I'll do that. To clarify, there is no sound under accelerating, or on release of the brake. The clunk occurss at the initial moment of deceleration. And most of the time, repeatedly tapping the brake once every second will cause a clunk for each time the brakes is pressed. Also, the amount of pressure makes no difference, as long as there is deceleration. However, accelerating down a hill in 2nd and letting off the gas and engine braking doesn't cause a clunk.

Still, tightening everythingto spec should happen while I'm looking at things smiling smiley

Right rear shock mount winking smiley

Maybe, but they usually make noise over bumps. Could be loose pads in the caliper housing or something loose back there. If it just clunks on braking, that would seem logical (doesn't always have to work that way though). You might see if any of the hand brake parts have come adrift too.

Rick
November 29, 2010 10:18AM
Didn't Cab have a problem like that once?

I don't remember if he ever managed to track it down and fix it though...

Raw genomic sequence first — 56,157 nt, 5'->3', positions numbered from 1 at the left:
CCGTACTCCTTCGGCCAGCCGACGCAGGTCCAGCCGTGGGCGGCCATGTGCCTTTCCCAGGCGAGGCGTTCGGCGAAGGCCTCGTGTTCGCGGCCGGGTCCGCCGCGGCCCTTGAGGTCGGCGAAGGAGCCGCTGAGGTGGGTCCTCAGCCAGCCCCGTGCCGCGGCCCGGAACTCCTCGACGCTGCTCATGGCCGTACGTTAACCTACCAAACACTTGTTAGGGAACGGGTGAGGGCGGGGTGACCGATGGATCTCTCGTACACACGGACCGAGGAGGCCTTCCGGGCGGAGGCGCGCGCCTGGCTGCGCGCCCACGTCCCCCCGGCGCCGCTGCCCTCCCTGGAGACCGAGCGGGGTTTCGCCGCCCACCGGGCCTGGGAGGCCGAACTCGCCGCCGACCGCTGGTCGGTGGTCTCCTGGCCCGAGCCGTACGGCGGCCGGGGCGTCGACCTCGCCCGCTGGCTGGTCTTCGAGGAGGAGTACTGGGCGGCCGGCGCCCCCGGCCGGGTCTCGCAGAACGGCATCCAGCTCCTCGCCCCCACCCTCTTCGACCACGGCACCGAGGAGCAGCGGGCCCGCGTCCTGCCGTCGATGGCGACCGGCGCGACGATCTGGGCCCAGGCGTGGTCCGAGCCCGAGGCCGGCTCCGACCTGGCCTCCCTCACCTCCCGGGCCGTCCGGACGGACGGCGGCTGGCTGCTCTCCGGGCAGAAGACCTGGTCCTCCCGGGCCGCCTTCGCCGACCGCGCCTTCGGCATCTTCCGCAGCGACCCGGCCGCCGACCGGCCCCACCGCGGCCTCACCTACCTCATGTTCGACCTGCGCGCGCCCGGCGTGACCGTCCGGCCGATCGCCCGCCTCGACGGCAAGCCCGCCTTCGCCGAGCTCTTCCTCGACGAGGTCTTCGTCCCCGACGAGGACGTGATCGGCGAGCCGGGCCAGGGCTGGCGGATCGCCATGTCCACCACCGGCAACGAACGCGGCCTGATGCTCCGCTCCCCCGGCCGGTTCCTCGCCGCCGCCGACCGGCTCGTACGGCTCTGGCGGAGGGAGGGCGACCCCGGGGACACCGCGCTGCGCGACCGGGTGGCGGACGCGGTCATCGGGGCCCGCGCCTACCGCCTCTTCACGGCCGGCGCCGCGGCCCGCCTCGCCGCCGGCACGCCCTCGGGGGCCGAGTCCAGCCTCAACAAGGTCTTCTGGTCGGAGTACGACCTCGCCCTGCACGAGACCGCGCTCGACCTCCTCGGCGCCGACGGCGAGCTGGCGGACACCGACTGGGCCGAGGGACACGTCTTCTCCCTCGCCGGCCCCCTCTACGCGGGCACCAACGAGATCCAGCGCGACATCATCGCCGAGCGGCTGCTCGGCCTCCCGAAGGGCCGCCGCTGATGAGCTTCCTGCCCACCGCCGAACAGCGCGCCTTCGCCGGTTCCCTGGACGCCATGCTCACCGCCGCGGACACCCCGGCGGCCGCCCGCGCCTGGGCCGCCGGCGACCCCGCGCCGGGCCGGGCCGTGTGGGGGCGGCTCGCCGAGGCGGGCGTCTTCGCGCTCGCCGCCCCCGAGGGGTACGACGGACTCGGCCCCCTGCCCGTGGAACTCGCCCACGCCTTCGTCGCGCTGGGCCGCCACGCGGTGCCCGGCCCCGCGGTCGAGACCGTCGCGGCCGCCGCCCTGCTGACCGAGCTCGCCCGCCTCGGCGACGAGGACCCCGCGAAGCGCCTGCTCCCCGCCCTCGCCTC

November 29, 2010 11:33AM
Ah, hell... I haven't darkened the door of the Tech Forum in forever...

I had some clunking/rattling noises coming from the rear of the E30 that I never truly diagnosed to any real satisfaction. It wasn't necessarily only under braking, though. It would happen sometimes just when one side of the car (I think it was the right side) was unloaded over rough/frost-heaved roads. Never solved it, though. I also replaced just about everything in the car rear of the driveshaft.

However, my E30 hasn't been on the road for almost 4.5 yrs, so any and all recollections I have are to be understood to be highly suspect. spinning smiley sticking its tongue out

Cab
1990 325i(s)
2004 325XiT
November 29, 2010 11:42AM
Thanks for dusting off the tech forum link smiling smiley